Cassie Hall students grow a green sanctuary at school

The K-6 elementary school students and staff have been working on the garden project since 2019

Glenn Bennett returns as chief councillor for Kitselas First Nation after June 10 elections. (Submitted photo)
Kitselas First Nation votes Glenn Bennett as chief councillor on June 10

Six council members were also elected from a packed pool of candidates

At an outdoor drive-in convocation ceremony, Mount Royal University bestows an honorary Doctor of Laws on Blackfoot Elder and residential school survivor Clarence Wolfleg in Calgary on Tuesday, June 8, 2021. THE CANADIAN PRESS/Jeff McIntosh
‘You didn’t get the best of me’: Residential school survivor gets honorary doctorate

Clarence Wolfleg receives honorary doctorate from Mount Royal University, the highest honour the school gives out

Two-year-old Ivy McLeod laughs while playing with Lucky the puppy outside their Chilliwack home on Thursday, June 10, 2021. (Jenna Hauck/ Chilliwack Progress)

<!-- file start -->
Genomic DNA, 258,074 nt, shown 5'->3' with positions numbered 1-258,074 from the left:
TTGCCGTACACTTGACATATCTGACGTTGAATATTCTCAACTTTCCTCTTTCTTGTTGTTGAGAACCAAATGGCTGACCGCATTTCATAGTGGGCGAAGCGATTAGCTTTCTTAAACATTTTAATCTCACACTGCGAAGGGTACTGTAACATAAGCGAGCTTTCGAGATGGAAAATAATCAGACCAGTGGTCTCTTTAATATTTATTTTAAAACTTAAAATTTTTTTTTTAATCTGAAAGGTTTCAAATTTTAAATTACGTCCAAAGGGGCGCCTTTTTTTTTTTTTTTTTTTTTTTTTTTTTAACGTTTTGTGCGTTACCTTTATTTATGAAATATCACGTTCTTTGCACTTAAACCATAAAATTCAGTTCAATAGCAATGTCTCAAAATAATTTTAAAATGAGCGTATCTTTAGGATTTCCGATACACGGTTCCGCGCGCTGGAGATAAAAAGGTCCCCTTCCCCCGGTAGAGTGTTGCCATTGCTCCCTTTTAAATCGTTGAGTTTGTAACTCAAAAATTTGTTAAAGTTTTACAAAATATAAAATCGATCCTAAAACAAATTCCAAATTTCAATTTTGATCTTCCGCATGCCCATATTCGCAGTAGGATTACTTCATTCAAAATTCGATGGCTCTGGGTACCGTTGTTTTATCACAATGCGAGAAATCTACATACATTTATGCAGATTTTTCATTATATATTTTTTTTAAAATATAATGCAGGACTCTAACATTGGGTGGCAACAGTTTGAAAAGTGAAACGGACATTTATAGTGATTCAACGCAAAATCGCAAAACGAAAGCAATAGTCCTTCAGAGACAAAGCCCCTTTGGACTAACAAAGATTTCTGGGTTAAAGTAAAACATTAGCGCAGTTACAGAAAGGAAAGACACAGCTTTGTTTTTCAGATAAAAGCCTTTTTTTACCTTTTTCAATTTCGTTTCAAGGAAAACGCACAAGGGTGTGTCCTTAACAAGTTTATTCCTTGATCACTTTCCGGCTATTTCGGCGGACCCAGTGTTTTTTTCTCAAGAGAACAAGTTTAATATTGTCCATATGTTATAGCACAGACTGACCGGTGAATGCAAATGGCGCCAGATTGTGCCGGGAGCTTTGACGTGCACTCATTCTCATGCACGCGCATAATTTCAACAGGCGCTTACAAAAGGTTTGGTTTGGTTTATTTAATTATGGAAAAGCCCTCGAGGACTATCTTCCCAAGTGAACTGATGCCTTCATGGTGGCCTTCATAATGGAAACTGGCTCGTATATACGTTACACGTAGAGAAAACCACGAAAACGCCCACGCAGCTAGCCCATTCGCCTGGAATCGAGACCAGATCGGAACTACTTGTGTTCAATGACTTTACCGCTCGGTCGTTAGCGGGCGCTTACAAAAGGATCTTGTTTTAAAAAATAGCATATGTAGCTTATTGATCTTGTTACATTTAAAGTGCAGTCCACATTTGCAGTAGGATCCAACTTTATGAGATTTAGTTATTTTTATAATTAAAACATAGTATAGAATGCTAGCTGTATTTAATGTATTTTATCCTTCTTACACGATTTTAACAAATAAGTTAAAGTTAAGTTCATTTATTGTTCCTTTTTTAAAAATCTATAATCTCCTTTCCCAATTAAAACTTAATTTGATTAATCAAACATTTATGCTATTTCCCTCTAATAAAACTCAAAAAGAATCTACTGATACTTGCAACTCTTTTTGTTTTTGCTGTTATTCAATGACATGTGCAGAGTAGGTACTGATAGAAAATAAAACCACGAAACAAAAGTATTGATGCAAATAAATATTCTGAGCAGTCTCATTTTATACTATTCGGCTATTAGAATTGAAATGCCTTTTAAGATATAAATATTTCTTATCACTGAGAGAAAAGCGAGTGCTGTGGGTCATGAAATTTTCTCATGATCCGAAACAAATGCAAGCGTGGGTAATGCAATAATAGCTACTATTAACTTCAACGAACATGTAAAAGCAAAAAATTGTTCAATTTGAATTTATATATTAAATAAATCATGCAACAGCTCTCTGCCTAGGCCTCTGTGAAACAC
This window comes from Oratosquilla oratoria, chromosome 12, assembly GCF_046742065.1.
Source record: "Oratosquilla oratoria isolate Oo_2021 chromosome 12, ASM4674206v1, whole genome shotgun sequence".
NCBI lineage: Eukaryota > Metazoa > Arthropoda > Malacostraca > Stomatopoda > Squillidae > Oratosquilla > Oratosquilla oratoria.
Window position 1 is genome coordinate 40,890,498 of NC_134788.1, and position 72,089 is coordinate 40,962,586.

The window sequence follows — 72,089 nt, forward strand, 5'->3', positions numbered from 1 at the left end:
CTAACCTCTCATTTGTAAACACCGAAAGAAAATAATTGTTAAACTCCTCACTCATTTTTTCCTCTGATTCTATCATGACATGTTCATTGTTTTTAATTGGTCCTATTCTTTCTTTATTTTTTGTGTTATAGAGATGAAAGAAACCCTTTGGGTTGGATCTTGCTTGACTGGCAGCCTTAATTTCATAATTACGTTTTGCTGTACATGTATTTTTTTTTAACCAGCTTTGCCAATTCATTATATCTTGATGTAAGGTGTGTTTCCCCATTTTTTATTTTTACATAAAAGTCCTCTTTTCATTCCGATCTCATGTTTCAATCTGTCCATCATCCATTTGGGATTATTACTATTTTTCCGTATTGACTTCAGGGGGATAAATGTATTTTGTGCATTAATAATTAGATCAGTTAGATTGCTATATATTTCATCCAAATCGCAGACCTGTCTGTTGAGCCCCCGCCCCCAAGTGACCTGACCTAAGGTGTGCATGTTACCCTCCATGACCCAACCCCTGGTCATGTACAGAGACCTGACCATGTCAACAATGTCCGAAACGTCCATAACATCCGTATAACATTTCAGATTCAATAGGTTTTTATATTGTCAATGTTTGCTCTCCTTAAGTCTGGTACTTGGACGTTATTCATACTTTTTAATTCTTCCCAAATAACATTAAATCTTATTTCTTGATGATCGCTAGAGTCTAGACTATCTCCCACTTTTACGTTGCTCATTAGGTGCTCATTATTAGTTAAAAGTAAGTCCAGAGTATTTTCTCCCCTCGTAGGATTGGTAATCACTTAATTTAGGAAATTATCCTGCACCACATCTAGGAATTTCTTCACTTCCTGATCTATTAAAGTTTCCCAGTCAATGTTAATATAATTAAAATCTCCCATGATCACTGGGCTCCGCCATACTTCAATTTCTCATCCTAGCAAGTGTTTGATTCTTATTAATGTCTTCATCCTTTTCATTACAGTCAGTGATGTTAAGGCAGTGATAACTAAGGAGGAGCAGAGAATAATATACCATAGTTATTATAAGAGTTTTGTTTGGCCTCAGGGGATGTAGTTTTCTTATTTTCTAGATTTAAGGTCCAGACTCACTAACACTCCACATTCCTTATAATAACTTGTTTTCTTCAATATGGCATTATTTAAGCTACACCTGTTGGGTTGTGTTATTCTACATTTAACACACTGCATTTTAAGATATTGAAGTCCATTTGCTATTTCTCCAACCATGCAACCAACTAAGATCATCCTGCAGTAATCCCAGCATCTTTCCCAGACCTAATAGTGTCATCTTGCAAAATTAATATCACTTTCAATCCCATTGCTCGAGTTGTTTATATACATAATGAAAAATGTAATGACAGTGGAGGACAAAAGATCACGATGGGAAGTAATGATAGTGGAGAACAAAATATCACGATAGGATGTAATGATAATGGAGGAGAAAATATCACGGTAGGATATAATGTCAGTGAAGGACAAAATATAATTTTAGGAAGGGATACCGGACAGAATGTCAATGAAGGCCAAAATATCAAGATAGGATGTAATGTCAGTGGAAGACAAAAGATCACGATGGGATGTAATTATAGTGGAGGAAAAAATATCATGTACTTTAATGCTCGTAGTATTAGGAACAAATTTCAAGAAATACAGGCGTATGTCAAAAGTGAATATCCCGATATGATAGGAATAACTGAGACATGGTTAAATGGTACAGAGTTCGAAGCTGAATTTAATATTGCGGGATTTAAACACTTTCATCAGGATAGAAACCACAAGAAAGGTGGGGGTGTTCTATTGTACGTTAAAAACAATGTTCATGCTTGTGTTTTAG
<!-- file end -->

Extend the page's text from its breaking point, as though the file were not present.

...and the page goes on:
VIDEO: B.C. family finds ‘perfect’ puppy with limb difference for 2-year-old Ivy

Ivy has special bond with Lucky the puppy who was also born with limb difference

A million-dollar ticket was sold to an individual in Vernon from the Lotto Max draw Friday, June 11, 2021. (Photo courtesy of BCLC)
Lottery ticket worth $1 million sold in Vernon

One lucky individual holds one of 20 tickets worth $1 million from Friday’s Lotto Max draw

“65 years, I’ve carried the stories in my mind and live it every day,” says Jack Kruger. (Athena Bonneau)
‘Maybe this time they will listen’: Survivor shares stories from B.C. residential school

Jack Kruger, living in Syilx territory, wasn’t surprised by news of 215 children’s remains found on the grounds of the former Kamloops Indian Residential School